Monday, November 15, 2010

Life in "Progress" City - Cincinnati edition

If you look at the photo to the right, you might guess that it's a shot of a homeless encampment.

It's not. This is an encampment of families waiting in line in the hopes of enrolling their kids into one of the better Cincinnati magnet schools..........

Rodrigo Coronel had originally planned to set up his tent Saturday at the Fairview Clifton German Language School.

The West End man figured he would be there in plenty of time to snag his son a spot on the enrollment list for the school’s pre-kindergarten program. After all, the school won’t take applications until 12:01 a.m. Tuesday.

He figured wrong.

“I went to work (Friday) and a co-worker said ‘aren’t you supposed to be at school? I heard there was about 70 people already!’” he said.

So Coronel, who works in marketing at Procter & Gamble, canceled his day of meetings, hailed a cab and rushed over.

He managed to snag spot No. 67 in line – a low enough number to guarantee his child’s enrollment.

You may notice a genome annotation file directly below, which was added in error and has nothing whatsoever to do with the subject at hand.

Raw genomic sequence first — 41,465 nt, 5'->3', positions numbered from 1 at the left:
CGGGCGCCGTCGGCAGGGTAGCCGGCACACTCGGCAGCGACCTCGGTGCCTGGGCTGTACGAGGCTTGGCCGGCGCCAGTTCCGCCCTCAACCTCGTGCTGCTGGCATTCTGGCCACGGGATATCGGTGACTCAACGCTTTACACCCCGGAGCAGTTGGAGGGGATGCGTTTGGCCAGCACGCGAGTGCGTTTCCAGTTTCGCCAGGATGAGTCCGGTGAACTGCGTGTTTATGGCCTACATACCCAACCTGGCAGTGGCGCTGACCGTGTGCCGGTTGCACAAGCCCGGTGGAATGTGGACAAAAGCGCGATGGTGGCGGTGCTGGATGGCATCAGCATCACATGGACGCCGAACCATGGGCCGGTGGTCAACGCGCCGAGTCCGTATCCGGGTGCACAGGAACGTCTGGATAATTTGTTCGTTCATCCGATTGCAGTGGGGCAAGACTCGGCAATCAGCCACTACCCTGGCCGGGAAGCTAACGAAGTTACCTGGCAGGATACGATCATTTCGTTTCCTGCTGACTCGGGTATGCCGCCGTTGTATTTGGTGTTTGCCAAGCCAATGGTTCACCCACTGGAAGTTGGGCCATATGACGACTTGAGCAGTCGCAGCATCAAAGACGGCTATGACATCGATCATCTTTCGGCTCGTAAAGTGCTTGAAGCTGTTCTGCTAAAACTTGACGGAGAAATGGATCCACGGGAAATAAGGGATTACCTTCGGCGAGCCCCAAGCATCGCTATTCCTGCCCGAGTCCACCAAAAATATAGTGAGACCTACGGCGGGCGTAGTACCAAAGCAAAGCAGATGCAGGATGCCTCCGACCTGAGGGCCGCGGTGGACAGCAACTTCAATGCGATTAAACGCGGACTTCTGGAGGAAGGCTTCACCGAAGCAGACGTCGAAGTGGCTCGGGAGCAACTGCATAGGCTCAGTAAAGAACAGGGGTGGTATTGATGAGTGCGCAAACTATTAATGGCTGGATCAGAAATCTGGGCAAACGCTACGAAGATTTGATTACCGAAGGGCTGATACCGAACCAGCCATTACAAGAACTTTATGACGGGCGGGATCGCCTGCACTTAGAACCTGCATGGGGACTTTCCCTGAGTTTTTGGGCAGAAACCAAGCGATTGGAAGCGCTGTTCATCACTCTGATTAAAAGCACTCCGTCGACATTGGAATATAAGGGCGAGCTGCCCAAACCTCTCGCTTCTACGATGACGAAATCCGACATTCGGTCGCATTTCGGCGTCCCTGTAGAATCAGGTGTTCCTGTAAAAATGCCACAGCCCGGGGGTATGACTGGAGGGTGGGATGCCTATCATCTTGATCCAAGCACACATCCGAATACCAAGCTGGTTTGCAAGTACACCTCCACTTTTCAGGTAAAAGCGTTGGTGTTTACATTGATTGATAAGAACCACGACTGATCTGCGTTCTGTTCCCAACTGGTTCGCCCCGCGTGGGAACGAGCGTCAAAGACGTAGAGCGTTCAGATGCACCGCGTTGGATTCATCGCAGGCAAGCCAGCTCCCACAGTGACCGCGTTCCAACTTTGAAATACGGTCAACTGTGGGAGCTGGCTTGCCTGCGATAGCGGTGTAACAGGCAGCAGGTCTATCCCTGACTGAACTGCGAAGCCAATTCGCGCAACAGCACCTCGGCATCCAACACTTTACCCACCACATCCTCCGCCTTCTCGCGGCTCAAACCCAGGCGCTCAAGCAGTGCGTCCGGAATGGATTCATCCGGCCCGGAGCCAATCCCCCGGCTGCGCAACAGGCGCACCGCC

Waiting in line for days in the hopes of getting your kids into a decent school.

Now that's "progressive"!



Anonymous said...

There is an economics lesson here. When a quality product comes out in the private sector, like the iPhone for example, people will wait in line to get them. The producer will respond by increasing production until demand is satisfied. This benefits producer and consumer.

With magnet schools it is a case of the public sector creating a quality product (relatively speaking). Lines form. Difference is the public sector will not respond to the demand. How many decades have parents been camping out for this product?

Since parents are forgoing work hours or vacation to do this, they are, in effect, paying real money to go to these schools. It's called opportunity cost. The public school system has become defacto-private with magnets.

Bbeq said...

My sister is a teacher at a fundamental school in California. It used to be the same, with parents camping out 3 days to get a spot at the school. Someone thought this was unfair to those parents who couldn't take the time, so they changed it to a lottery system.

It's been a few years, but my sister says the quality of the students has decreased mainly because the parents aren't as involved. It is very difficult for her to get parent volunteers, or even have parents check homework. The difference is, with a lottery system, anyone can toss their name in the hat. When a parent had to take the time to get a spot, they were more likely to be involved and interested in their child's education, and therefore the student achieved more.